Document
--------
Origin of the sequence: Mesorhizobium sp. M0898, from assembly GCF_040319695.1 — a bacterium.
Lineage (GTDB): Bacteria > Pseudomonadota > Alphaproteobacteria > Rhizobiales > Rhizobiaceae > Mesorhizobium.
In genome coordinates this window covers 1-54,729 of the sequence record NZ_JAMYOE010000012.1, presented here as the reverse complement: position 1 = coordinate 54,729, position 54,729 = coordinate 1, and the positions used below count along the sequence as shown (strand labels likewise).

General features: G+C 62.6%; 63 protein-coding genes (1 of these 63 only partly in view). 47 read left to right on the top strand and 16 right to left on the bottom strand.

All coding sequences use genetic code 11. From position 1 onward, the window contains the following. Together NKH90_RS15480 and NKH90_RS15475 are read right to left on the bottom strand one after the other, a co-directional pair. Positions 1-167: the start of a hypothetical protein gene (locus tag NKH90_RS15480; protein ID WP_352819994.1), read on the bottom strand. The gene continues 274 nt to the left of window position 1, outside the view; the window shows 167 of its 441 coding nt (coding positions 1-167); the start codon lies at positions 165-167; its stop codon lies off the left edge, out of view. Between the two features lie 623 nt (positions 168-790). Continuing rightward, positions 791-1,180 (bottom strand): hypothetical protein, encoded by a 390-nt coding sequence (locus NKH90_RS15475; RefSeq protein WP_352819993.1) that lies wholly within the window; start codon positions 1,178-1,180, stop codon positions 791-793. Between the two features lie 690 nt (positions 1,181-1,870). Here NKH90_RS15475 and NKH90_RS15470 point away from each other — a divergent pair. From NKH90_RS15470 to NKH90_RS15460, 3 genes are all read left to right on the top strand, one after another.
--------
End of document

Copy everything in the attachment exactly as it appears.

Origin of the sequence: Mesorhizobium sp. M0898, from assembly GCF_040319695.1 — a bacterium.
Lineage (GTDB): Bacteria > Pseudomonadota > Alphaproteobacteria > Rhizobiales > Rhizobiaceae > Mesorhizobium.
In genome coordinates this window covers 1-54,729 of the sequence record NZ_JAMYOE010000012.1, presented here as the reverse complement: position 1 = coordinate 54,729, position 54,729 = coordinate 1, and the positions used below count along the sequence as shown (strand labels likewise).

General features: G+C 62.6%; 63 protein-coding genes (1 of these 63 only partly in view). 47 read left to right on the top strand and 16 right to left on the bottom strand.

All coding sequences use genetic code 11. From position 1 onward, the window contains the following. Together NKH90_RS15480 and NKH90_RS15475 are read right to left on the bottom strand one after the other, a co-directional pair. Positions 1-167: the start of a hypothetical protein gene (locus tag NKH90_RS15480; protein ID WP_352819994.1), read on the bottom strand. The gene continues 274 nt to the left of window position 1, outside the view; the window shows 167 of its 441 coding nt (coding positions 1-167); the start codon lies at positions 165-167; its stop codon lies off the left edge, out of view. Between the two features lie 623 nt (positions 168-790). Continuing rightward, positions 791-1,180 (bottom strand): hypothetical protein, encoded by a 390-nt coding sequence (locus NKH90_RS15475; RefSeq protein WP_352819993.1) that lies wholly within the window; start codon positions 1,178-1,180, stop codon positions 791-793. Between the two features lie 690 nt (positions 1,181-1,870). Here NKH90_RS15475 and NKH90_RS15470 point away from each other — a divergent pair. From NKH90_RS15470 to NKH90_RS15460, 3 genes are all read left to right on the top strand, one after another.